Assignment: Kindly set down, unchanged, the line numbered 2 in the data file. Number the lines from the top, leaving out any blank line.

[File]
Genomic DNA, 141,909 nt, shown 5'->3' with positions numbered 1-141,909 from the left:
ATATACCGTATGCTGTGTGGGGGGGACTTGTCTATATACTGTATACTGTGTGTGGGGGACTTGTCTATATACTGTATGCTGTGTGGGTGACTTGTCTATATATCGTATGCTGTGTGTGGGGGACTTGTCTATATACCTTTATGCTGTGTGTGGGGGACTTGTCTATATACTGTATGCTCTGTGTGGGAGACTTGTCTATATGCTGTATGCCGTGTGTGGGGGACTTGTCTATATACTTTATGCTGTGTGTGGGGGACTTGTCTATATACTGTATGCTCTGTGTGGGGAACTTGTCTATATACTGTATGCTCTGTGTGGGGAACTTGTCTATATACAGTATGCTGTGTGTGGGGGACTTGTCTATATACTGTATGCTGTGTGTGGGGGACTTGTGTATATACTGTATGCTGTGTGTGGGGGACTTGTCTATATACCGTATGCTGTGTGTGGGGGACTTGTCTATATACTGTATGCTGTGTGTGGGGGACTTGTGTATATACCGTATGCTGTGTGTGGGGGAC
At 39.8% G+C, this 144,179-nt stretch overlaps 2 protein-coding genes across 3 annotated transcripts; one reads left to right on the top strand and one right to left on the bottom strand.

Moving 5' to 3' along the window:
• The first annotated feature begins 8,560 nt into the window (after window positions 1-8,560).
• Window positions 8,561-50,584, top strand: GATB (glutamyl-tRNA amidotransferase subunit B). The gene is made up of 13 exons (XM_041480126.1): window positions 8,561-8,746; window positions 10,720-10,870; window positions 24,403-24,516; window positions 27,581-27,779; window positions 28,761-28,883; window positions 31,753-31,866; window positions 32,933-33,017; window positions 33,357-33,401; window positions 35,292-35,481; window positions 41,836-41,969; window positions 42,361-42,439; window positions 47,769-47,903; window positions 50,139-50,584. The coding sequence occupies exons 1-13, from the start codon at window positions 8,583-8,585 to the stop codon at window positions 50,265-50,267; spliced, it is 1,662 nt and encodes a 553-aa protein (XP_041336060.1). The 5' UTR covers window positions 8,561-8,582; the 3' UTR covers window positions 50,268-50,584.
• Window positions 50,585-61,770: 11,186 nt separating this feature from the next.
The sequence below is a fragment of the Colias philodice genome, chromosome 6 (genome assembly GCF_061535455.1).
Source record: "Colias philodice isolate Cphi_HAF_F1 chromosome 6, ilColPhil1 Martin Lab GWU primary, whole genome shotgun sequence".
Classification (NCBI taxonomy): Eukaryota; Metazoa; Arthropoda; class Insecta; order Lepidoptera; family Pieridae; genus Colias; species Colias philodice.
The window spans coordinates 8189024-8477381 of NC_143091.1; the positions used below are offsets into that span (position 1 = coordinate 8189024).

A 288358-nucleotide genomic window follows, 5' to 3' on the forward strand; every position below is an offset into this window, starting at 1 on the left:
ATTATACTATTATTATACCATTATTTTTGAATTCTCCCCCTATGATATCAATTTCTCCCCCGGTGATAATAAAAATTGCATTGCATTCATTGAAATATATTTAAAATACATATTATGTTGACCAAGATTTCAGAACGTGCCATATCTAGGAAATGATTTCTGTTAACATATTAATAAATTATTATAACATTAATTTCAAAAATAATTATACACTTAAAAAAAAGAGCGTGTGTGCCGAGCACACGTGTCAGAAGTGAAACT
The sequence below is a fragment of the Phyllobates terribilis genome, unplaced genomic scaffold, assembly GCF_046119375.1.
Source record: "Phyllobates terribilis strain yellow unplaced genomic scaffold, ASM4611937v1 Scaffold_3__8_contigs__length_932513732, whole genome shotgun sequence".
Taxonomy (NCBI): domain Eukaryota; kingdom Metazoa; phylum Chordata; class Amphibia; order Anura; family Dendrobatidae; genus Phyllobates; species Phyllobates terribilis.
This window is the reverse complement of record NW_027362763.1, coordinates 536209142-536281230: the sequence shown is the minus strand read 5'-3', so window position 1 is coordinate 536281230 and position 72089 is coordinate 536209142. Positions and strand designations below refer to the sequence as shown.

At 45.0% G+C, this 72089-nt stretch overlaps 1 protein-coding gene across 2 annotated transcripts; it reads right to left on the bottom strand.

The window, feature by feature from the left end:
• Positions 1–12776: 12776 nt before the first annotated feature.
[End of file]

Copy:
ATATACCGTATGCTGTGTGGGGGGGACTTGTCTATATACTGTATACTGTGTGTGGGGGACTTGTCTATATACTGTATGCTGTGTGGGTGACTTGTCTATATATCGTATGCTGTGTGTGGGGGACTTGTCTATATACCTTTATGCTGTGTGTGGGGGACTTGTCTATATACTGTATGCTCTGTGTGGGAGACTTGTCTATATGCTGTATGCCGTGTGTGGGGGACTTGTCTATATACTTTATGCTGTGTGTGGGGGACTTGTCTATATACTGTATGCTCTGTGTGGGGAACTTGTCTATATACTGTATGCTCTGTGTGGGGAACTTGTCTATATACAGTATGCTGTGTGTGGGGGACTTGTCTATATACTGTATGCTGTGTGTGGGGGACTTGTGTATATACTGTATGCTGTGTGTGGGGGACTTGTCTATATACCGTATGCTGTGTGTGGGGGACTTGTCTATATACTGTATGCTGTGTGTGGGGGACTTGTGTATATACCGTATGCTGTGTGTGGGGGAC